MTSS, RtI, PBIS: So Many Letters, So Little Clarity

MTSS Implementation

Is MTSS the current “shiny new object”? Or does it actually bring together two approaches that have been implemented widely across school systems? These two approaches, academic response to intervention (RtI) and whole school positive behavioral interventions (PBIS), can be found in some form in many schools. Some studies show RtI in as high as 68% of schools, leaning heavily to elementary schools (GlobalScholar, 2011).

Given the increasingly widespread use of RtI and/or PBIS, it makes sense to include those approaches into a more holistic and integrated model that goes beyond viewing RtI only as a special education eligibility process. MTSS is the answer.

RtI, implemented well, has had a positive impact on literacy, especially in elementary schools. (Refer to the RTI Network’s review of published studies on the effectiveness of different RTI models.) Arising from RtI, MTSS has been described as a more comprehensive approach to literacy that includes instruction, assessment, and data-based decision making, all within a tiered model of delivery. Since PBIS also relies on tiers of instruction and delivery and the use of data-based decisions, it makes sense to implement multiple-tiered systems into a coherent system that unites academic content areas (and not just literacy) with the social-emotional domain. With well-planned MTSS a district will have one consistent approach to be used Prek-12. Having a coherent system enables greater efficiency and acknowledges the relationship between the academic and social-emotional domains.

Multi-Tiered Systems of Support (MTSS)

MTSS, RtI and PBIS venn diagram

Implementing MTSS or RtI requires time, understanding and careful planning. Schools need to begin somewhere. At CORE, we start with the academic domains of literacy and math. We work with schools and districts to select material, design a tiered system, identify appropriate assessment tools, analyze your data, and ensure tier 1 instruction is top notch. Then we go into classrooms, co-teach, model, and coach, and guide school leaders as they walk through classrooms to see instruction. During each visit from CORE, the CORE instructional expert sits with your data team to review results, monitor student progress and implement changes based on student and teacher need. Take a look at this short video to learn how Washington Elementary School achieved 84% of students meeting benchmark on DIBELS by implementing effective multi-tiered instruction.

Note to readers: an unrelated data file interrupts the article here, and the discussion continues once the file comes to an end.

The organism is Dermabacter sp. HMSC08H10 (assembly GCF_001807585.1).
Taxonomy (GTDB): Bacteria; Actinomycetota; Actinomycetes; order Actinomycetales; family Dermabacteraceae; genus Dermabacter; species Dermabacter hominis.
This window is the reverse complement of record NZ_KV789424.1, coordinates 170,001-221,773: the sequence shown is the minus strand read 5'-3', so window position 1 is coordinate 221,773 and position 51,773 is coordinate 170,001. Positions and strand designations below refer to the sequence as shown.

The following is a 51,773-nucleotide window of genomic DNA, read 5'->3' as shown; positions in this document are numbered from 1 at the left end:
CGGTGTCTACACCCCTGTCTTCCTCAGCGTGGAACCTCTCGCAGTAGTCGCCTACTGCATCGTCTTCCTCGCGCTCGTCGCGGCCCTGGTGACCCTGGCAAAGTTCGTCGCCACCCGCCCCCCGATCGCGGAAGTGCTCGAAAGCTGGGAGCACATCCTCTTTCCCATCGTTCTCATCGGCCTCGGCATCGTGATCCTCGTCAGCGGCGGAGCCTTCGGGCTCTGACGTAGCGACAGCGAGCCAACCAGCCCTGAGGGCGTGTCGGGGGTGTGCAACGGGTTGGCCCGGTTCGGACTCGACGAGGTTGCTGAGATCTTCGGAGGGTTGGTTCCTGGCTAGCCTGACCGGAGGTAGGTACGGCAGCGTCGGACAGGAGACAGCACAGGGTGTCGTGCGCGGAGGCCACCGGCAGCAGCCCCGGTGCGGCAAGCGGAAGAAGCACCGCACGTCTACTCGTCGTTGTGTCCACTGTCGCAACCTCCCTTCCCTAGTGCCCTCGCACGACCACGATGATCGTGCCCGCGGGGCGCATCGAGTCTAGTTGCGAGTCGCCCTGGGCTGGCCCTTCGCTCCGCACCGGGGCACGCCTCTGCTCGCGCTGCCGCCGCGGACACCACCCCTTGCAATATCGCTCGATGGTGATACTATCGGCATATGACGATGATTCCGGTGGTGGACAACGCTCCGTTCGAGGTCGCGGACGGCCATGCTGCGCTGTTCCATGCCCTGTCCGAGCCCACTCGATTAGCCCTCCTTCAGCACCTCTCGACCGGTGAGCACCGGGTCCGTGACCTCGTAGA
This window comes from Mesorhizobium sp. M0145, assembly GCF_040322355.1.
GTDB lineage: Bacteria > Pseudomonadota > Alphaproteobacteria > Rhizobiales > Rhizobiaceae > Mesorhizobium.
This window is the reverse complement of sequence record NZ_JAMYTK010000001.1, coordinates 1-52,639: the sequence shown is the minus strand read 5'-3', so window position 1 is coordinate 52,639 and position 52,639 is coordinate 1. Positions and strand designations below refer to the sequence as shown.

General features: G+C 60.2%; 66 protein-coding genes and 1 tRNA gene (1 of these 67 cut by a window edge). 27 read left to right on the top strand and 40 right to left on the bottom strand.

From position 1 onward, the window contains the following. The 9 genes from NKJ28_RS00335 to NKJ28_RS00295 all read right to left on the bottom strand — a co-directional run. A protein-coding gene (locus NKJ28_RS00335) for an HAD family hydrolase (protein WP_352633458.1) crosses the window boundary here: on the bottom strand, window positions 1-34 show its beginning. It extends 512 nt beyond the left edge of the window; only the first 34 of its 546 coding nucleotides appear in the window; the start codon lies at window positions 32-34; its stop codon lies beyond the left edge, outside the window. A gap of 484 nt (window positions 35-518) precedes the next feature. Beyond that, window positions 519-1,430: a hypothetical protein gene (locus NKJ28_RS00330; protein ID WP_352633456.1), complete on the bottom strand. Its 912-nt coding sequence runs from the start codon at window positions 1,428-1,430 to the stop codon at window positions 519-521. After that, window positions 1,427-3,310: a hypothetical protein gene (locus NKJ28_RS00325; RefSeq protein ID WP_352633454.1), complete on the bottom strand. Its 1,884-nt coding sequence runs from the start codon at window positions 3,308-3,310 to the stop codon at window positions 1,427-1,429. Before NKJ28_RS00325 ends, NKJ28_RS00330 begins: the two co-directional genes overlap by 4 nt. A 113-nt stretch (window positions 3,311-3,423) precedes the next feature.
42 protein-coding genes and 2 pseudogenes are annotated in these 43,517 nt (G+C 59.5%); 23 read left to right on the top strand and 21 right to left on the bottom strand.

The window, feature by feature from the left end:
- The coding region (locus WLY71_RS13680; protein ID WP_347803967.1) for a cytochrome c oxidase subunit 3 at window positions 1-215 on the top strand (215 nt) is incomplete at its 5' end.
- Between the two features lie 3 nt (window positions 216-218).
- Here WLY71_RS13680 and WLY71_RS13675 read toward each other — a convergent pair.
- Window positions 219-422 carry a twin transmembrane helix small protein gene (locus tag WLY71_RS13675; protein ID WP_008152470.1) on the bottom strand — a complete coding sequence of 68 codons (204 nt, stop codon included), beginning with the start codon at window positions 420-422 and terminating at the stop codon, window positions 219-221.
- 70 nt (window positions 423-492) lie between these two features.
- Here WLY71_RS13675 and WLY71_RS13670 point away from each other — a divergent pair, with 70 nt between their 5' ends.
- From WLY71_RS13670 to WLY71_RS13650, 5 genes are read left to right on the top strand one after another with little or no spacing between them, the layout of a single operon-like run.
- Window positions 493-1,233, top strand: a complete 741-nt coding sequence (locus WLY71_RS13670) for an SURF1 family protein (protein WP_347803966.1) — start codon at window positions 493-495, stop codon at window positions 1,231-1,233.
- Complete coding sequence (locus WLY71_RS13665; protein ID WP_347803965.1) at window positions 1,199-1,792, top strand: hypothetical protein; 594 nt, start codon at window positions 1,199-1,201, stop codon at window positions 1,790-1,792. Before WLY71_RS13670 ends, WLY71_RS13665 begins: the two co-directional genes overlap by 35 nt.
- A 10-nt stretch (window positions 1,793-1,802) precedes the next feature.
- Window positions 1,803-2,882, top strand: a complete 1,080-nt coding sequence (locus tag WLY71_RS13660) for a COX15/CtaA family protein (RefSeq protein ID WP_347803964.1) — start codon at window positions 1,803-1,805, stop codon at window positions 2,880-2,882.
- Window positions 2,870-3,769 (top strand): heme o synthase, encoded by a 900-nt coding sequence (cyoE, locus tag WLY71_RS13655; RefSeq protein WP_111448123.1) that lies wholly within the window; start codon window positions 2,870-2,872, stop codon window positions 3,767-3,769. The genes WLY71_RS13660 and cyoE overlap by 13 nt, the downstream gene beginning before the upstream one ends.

MTSS may seem like a whole new set of letters to learn but in reality, MTSS unites many instructional frameworks, ensures  a consistent approach to instruction, and takes  into account the whole child, blending academic and social and emotional aptitudes.

If you’d like more information about MTSS and RtI and how to implement these frameworks into your school or district, complete the form below to request a free consultation with CORE.

Making Sense of All the Letters

Academic RtI or RtII is a preventive evidence-based approach to improving achievement through effective universal core instruction and additional tiered support of increasing intensity based on student needs. RtI includes the use of appropriate screening and progress monitoring measures, team data review and problem solving.

PBIS is also an evidence-based approach to provide a multi-tiered continuum of support to students to address social-emotional issues. PBIS uses an instructional approach to behavior and prevention and also relies on data and team problem solving.

MTSS provide an integrated way to ensure students achieve academically and thrive behaviorally. Multi-tiered Systems of Support focus on high quality effective instruction and intervention across all tiers with strong first teaching and school-wide behavior plans and grounded in ongoing progress monitoring.

Data-Based Decision-Making relies on tools to screen all students (universal screening), and monitor students at different rates of frequency depending on need and to determine effectiveness of interventions. With frequent progress monitoring, educators can quickly determine whether the specific instructional or behavioral intervention is working or needs to be adjusted. The types of assessments used and data collected are important. Curriculum-Based Measures (DIBELS, AIMSweb, EasyCBM) and Mastery Measures provide the most useful data on which to make academic decisions. Office referrals, yard problems, response to school-wide and classroom or student-specific behavioral interventions all provide data for making decisions within PBIS.